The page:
I can say without shame that the “writer’s urge” is one of the best feelings I’ve ever experienced. “The urge” is totally different from “the block”: the urge calls forth words and forms cohesive thoughts with ease, while “the block” puts a kind of intellectual embargo on my mind, where any kind of spark is mysteriously smote. With the writer’s urge, I feel powerful and independent as my back arches over my paper, my eyes focusing intently on it.
It’s the kind of itch that needs scratching. It’s also the kind of scratched itch that gives a lasting satisfaction: unless I strike my own words out, they are there to represent me and what makes me tick. I feel like I become some sort of divine being that rules over my own individuality, all-powerful in the creation and destruction in my own ideas. However, there’s a compromise for this power: in allowing my ideas to live, they take on their own struggle for existence, where they will inevitably meet their own challenges. They’ll be met with criticism, which can be ruthless and oppressive, where complaints of numerous fallacies erode the very fabric of what you thought was artistic and intelligent.
In receiving a critique of my writing, I try not to become offended. My thoughts represent me. You attack my words, you attack my sense of individuality. I wonder if that was how Tennessee Williams felt when critics put down his later works. Williams only wanted to try something new and thus expressed his self in a novel way. Alas, his creations were smothered by negativity, and he was lead into believing that he was a failure. It’s a tragedy when somebody thought that their own expression was a failure because somebody else thought that their expression lacked taste or left something to be desired.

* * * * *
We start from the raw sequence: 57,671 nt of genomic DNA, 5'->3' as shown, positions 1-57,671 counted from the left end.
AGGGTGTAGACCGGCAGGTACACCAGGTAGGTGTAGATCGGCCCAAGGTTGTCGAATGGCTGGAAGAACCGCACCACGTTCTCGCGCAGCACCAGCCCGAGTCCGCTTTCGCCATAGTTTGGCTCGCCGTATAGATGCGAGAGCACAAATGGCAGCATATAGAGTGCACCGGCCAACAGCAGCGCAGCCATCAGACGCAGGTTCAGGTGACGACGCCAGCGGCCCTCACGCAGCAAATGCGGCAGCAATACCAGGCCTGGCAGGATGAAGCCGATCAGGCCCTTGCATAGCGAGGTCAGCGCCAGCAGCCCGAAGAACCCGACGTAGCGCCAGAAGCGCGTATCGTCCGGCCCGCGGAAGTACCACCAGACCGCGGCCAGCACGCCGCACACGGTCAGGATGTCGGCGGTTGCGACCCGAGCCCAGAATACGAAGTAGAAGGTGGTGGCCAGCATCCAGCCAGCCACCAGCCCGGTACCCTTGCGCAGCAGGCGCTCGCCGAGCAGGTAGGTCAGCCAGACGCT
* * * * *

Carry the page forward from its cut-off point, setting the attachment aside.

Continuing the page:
An idea’s conception really is like childbirth: you painfully toil away at your craft for what seems like forever and then you make the final contraction, delivering your message to the world. The courage, the power to formulate these words is what I feel during “the urge.” An idea is planted inside my mind, and with growing excitement, I let it free as a part of me for you to see. I surrender any kind of protections I might have for my writing and this vulnerability allows it to be human, instead of being simple scratches on paper. I believe that writing will always be relevant for this reason: with the white flag that the author raises, we can see them in a way that we can’t in person, and we can appreciate all of their strengths and weaknesses without a face-to-face interaction.